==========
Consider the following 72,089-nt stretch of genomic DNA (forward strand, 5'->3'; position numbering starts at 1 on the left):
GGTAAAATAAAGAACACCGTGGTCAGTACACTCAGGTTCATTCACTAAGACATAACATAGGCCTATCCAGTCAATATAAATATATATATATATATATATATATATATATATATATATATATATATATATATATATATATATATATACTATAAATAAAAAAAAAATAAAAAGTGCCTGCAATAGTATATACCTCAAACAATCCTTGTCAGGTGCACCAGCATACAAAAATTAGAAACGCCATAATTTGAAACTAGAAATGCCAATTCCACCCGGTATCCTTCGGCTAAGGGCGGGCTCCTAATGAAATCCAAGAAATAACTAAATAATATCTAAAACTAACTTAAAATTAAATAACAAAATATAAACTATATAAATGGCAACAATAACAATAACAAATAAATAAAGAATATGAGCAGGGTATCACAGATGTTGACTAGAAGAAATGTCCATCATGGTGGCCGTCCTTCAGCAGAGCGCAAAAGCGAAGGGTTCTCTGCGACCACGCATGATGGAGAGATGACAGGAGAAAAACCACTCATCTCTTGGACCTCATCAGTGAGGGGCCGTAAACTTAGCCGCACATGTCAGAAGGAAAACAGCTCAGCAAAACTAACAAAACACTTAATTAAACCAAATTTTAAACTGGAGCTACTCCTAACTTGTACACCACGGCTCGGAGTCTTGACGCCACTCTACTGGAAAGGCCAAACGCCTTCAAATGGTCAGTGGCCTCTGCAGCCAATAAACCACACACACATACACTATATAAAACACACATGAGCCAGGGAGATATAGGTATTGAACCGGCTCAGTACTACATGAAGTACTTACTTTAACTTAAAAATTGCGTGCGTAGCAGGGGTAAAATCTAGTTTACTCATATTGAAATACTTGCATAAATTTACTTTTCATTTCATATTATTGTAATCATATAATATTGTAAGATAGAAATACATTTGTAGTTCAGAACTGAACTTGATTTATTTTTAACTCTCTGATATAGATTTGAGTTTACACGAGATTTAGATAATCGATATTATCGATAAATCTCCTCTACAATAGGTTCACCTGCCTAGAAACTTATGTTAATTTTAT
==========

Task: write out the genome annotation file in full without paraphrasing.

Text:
Consider the following 72,089-nt stretch of genomic DNA (forward strand, 5'->3'; position numbering starts at 1 on the left):
GGTAAAATAAAGAACACCGTGGTCAGTACACTCAGGTTCATTCACTAAGACATAACATAGGCCTATCCAGTCAATATAAATATATATATATATATATATATATATATATATATATATATATATATATATATATATATATATATATACTATAAATAAAAAAAAAATAAAAAGTGCCTGCAATAGTATATACCTCAAACAATCCTTGTCAGGTGCACCAGCATACAAAAATTAGAAACGCCATAATTTGAAACTAGAAATGCCAATTCCACCCGGTATCCTTCGGCTAAGGGCGGGCTCCTAATGAAATCCAAGAAATAACTAAATAATATCTAAAACTAACTTAAAATTAAATAACAAAATATAAACTATATAAATGGCAACAATAACAATAACAAATAAATAAAGAATATGAGCAGGGTATCACAGATGTTGACTAGAAGAAATGTCCATCATGGTGGCCGTCCTTCAGCAGAGCGCAAAAGCGAAGGGTTCTCTGCGACCACGCATGATGGAGAGATGACAGGAGAAAAACCACTCATCTCTTGGACCTCATCAGTGAGGGGCCGTAAACTTAGCCGCACATGTCAGAAGGAAAACAGCTCAGCAAAACTAACAAAACACTTAATTAAACCAAATTTTAAACTGGAGCTACTCCTAACTTGTACACCACGGCTCGGAGTCTTGACGCCACTCTACTGGAAAGGCCAAACGCCTTCAAATGGTCAGTGGCCTCTGCAGCCAATAAACCACACACACATACACTATATAAAACACACATGAGCCAGGGAGATATAGGTATTGAACCGGCTCAGTACTACATGAAGTACTTACTTTAACTTAAAAATTGCGTGCGTAGCAGGGGTAAAATCTAGTTTACTCATATTGAAATACTTGCATAAATTTACTTTTCATTTCATATTATTGTAATCATATAATATTGTAAGATAGAAATACATTTGTAGTTCAGAACTGAACTTGATTTATTTTTAACTCTCTGATATAGATTTGAGTTTACACGAGATTTAGATAATCGATATTATCGATAAATCTCCTCTACAATAGGTTCACCTGCCTAGAAACTTATGTTAATTTTAT